New to the Civil War Memory Library, 11/23

Updates: First, I hope that all of you had an enjoyable Thanksgiving. I am spending much of my break reviewing the copy edits for Searching For Black Confederates. Within a few months I should have the page proofs in hand, which is the final stage before the book goes to print next Fall.

I trust that all of you have checked out the new content page that I am calling ‘News.’ It’s a space that I am using for short updates that don’t warrant a full post.

Peter S. Carmichael, The War For the Common Soldier: How Men Thought, Fought, and Survived in Civil War Armies (University of North Carolina Press, 2018).

Sarah Churchwell, Behold, America: The Entangled History of “America First” and “The American Dream” (Basic Books, 2019).

Aaron Sheehan-Dean, The Calculus of Violence: How Americans Fought the Civil War (Harvard University Press, 2018).

Andrew Delbanco, The War Before the War: Fugitive Slaves and the Struggle for America’s Soul from the Revolution to the Civil War (Penguin Press, 2018).

Patricia Miller, Bringing Down the Colonel: A Sex Scandal of the Gilded Age, and the “Powerless” Woman Who Took On Washington (Farrar, Straus and Giroux, 2018).

Nina Silber, This War Ain’t Over: Fighting the Civil War in New Deal America (University of North Carolina Press, 2018).

Amy Murrell Taylor, Embattled Freedom: Journeys Through the Civil War’s Slave Refugee Camps (University of North Carolina Press, 2018).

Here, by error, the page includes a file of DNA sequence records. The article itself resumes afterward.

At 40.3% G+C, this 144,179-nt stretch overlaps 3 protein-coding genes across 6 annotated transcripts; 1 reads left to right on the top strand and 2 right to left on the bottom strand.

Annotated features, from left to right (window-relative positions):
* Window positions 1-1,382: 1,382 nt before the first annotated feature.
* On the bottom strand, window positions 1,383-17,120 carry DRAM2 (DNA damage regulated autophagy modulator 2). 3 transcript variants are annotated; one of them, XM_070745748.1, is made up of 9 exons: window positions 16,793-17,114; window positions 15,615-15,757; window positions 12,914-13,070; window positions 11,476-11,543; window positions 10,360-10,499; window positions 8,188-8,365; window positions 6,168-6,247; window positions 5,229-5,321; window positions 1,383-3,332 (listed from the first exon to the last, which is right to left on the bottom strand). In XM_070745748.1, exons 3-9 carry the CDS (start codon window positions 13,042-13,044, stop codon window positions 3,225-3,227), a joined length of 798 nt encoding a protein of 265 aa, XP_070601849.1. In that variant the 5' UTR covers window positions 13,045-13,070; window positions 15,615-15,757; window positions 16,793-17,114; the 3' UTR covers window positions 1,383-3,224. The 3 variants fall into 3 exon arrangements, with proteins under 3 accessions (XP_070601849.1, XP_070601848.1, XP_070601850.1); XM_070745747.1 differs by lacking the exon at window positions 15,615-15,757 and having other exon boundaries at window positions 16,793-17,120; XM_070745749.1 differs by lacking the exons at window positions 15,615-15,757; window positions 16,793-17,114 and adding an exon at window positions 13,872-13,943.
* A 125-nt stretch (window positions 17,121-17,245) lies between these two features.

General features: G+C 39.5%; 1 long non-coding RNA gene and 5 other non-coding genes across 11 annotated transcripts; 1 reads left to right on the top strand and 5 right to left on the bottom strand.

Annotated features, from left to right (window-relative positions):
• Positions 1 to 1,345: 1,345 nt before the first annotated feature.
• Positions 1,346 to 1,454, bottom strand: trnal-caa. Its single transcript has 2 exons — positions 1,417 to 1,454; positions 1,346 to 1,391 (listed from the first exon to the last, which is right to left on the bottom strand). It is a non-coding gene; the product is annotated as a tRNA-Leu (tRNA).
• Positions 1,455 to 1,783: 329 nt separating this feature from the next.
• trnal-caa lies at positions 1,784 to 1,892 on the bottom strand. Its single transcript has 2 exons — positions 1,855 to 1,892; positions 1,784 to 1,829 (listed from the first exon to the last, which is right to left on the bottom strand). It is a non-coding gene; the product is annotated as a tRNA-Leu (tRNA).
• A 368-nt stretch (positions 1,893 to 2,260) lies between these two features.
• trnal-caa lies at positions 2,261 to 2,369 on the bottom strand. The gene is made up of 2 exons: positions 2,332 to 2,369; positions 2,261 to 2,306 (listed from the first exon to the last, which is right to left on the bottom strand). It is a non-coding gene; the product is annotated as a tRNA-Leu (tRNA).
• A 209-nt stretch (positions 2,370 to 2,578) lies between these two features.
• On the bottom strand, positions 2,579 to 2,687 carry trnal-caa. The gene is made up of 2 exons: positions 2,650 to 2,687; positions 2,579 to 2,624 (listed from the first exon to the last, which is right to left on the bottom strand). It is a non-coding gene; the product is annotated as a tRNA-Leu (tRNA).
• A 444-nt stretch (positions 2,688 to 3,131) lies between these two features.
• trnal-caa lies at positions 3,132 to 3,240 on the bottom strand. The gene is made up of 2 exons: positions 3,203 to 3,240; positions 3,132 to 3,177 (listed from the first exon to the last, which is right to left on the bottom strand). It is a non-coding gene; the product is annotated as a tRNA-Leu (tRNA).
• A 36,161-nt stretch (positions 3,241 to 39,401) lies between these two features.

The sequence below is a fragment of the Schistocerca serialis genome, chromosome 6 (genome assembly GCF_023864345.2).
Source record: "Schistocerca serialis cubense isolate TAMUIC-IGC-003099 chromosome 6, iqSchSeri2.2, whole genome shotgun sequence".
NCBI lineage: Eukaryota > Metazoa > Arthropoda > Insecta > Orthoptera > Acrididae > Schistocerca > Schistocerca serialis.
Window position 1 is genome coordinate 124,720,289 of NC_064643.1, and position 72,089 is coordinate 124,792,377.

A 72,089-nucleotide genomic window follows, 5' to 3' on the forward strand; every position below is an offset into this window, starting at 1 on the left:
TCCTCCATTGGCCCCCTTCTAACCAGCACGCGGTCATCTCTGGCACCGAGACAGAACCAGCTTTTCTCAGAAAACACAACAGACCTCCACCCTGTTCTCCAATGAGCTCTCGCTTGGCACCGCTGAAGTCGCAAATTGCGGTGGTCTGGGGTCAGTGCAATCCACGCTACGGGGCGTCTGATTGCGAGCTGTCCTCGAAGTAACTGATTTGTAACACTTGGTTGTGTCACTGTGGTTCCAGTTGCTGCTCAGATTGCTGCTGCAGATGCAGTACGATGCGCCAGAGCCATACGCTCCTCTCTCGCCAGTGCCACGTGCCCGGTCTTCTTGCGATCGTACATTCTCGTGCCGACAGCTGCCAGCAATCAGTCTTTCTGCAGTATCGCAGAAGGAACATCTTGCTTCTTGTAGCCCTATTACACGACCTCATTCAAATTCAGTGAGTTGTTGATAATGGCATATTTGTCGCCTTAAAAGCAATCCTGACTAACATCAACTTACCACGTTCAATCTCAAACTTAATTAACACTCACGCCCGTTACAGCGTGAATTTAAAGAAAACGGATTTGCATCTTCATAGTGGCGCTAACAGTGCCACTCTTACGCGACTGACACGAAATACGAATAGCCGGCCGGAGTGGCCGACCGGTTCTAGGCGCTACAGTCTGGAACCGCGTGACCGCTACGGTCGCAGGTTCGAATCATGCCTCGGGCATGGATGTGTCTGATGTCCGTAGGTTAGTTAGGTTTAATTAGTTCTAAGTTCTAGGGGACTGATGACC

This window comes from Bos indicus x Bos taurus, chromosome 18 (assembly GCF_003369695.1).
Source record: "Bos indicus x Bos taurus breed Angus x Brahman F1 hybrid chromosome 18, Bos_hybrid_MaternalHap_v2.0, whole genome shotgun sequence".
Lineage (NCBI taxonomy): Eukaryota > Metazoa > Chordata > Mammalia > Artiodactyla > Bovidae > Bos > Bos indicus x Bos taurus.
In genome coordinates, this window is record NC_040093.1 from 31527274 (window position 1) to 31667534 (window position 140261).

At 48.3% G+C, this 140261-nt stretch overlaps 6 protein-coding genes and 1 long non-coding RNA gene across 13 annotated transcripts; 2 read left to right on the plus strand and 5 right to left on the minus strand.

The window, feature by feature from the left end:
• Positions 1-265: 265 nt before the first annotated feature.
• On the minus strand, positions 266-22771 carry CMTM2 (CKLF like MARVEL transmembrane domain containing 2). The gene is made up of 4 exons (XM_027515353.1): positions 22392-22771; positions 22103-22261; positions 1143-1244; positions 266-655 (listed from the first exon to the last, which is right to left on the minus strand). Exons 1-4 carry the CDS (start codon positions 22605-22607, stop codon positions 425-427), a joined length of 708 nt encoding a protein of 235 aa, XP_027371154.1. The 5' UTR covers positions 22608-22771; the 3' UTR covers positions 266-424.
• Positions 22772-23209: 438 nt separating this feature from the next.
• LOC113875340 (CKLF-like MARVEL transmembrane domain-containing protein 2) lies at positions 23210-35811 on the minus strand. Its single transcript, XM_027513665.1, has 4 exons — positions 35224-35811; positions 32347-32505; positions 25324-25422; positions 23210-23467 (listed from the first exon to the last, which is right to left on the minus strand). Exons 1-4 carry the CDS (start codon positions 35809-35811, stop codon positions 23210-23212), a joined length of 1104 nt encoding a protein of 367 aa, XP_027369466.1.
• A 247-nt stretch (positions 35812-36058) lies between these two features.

About the author: Thank you for taking the time to read this post. What next? Scroll down and join the discussion in the comments section. Looking for more Civil War content? You can follow me on Twitter. Check out my latest book, Searching For Black Confederates: The Civil War’s Most Persistent Myth, which is the first book-length analysis of the black Confederate myth ever published. Order your copy today.

5 comments… add one
  • Brad Nov 27, 2018 @ 7:36

    Any thoughts on the Delbanco book?

    • Kevin Levin Nov 27, 2018 @ 10:42

      He’s an excellent writer. I could do without the constant references to current politics, which sometimes works to deepen historical understanding, but more often than not just seems like unbridled presentism.

      • Brad Nov 29, 2018 @ 20:04


  • Rob Wick Nov 23, 2018 @ 15:10

    Thanks for the heads-up, Kevin. I’m especially interested in Silber’s book and how she handles Carl Sandburg in her chapter on Lincoln.


    • Kevin Levin Nov 23, 2018 @ 15:17

      Plenty on Sanburg. I read a couple of chapters in manuscript form. You will definitely want to pick this one up.

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